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Accueil du site → Doctorat → Allemagne → 2020 → Tracing the water cycle in the Atacama Desert using water isotopes (δ2H, δ17O, δ18O) and pedogenic salt distributions.

Universität zu Köln. (2020)

Tracing the water cycle in the Atacama Desert using water isotopes (δ2H, δ17O, δ18O) and pedogenic salt distributions.

Voigt, Claudia

Titre : Tracing the water cycle in the Atacama Desert using water isotopes (δ2H, δ17O, δ18O) and pedogenic salt distributions.

Auteur : Voigt, Claudia

Université de soutenance : Universität zu Köln.

Grade : Doktorgrade 2020

Résumé partiel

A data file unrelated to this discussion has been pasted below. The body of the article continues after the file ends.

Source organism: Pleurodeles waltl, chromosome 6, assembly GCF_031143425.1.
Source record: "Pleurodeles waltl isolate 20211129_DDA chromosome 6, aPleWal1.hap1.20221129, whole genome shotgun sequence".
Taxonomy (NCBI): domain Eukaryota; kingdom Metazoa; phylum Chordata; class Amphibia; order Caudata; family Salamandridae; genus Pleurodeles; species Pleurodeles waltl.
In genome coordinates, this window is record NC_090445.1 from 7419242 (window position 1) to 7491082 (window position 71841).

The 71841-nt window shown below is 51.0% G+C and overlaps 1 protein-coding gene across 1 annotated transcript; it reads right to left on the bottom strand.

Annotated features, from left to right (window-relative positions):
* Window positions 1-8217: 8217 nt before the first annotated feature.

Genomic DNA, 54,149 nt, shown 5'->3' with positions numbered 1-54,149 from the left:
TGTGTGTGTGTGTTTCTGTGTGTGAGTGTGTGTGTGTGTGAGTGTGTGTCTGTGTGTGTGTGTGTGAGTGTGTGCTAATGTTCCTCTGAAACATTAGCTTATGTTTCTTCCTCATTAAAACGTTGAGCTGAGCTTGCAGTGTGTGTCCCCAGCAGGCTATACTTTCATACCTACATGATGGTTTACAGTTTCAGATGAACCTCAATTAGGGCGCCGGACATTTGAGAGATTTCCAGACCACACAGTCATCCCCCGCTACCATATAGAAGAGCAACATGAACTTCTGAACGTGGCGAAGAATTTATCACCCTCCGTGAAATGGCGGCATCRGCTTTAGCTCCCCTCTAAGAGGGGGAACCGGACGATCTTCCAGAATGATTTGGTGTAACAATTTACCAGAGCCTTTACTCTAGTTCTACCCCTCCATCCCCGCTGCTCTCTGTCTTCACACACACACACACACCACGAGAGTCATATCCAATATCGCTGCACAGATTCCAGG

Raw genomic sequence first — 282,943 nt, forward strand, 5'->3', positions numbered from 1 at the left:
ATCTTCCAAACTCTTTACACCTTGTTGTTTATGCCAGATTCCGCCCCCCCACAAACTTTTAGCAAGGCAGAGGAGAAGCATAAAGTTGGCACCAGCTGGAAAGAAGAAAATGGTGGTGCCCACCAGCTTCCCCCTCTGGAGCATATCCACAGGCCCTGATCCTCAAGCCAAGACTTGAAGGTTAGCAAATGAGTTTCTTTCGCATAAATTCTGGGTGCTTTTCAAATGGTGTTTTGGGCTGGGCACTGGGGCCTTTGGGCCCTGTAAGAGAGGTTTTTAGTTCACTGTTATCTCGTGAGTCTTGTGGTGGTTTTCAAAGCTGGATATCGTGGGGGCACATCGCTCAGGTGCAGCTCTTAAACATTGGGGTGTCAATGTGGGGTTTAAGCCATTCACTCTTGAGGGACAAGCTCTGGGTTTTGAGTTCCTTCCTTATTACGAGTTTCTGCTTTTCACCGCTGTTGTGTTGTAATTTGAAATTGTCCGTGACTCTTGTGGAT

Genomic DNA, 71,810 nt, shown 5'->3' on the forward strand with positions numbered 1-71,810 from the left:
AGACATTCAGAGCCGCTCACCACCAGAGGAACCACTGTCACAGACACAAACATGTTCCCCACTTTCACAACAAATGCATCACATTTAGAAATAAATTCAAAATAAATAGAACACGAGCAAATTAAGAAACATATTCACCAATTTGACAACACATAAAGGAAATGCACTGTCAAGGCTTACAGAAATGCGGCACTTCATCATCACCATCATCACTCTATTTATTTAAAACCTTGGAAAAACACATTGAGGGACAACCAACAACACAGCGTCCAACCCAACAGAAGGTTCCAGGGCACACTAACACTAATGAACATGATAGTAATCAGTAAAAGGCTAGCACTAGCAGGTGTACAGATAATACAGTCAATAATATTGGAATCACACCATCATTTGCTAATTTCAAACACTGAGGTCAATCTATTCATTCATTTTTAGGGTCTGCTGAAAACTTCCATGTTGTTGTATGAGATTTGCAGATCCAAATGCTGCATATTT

Stable isotope ratios of water (18O/16O and 2H/1H) are widely used in hydrological studies. In contrast to classic tracers (δ2H–δ18O, d-excess), the triple oxygen isotope system (δ17O–δ18O, 17O excess) is virtually insensitive to changes in temperature and salinity, providing additional information on processes in the hydrological cycle. Large isotope effects associated with evaporation occur mainly in response to humidity. These isotope effects can be quantified by the classic Craig-Gordon evaporation model. The main objective of this thesis is to investigate the potential of combined analysis of hydrogen (2H/1H) and triple oxygen (18O/17O/16O) isotopes of structurally bonded water of gypsum (CaSO4 · 2H2O) to quantitatively estimate paleo-humidity and reconstruct past changes in the climatic conditions of the presently hyperarid Atacama Desert. The first study serves to investigate recent dynamics in the isotopic composition of lake water in the complex hydrological system of the Salar del Huasco, Altiplano, Chile, that receives inflow from multiple sources and is affected by seasonal variability in precipitation, temperature and relative humidity. Isotope analyses of lakes and ponds from the Salar del Huasco revealed that their hydrological balance is mainly controlled by evaporation and recharge. Inflow from multiple sources and temporal variability in their isotopic composition lead to scattering of pond data along the evaporation trendline predicted by the Craig-Gordon model. Sporadic flooding events after heavy rainfalls can provoke significant mixing and lead to the emergence of non-recharged lakes. Evaporation without recharge as well as mixing processes can be identified by triple oxygen isotope analysis. The potential occurrence of episodic mixing processes, e.g. due to frequent flooding, should be taken into account in paleo-applications. The second study presents first results of isotope analyses of structurally bonded water of gypsum from paleo-lake deposits in the Atacama Desert. The isotopic compositions of analyzed samples fall on distinct evaporation trends indicating the preservation of the primary isotope signal of paleo-lake water. A Craig-Gordon model together with a Monte Carlo simulation was used to determine the relative humidity that best fit the isotope data in both d-excess vs δ18O space and 17O-excess vs δ18O space.

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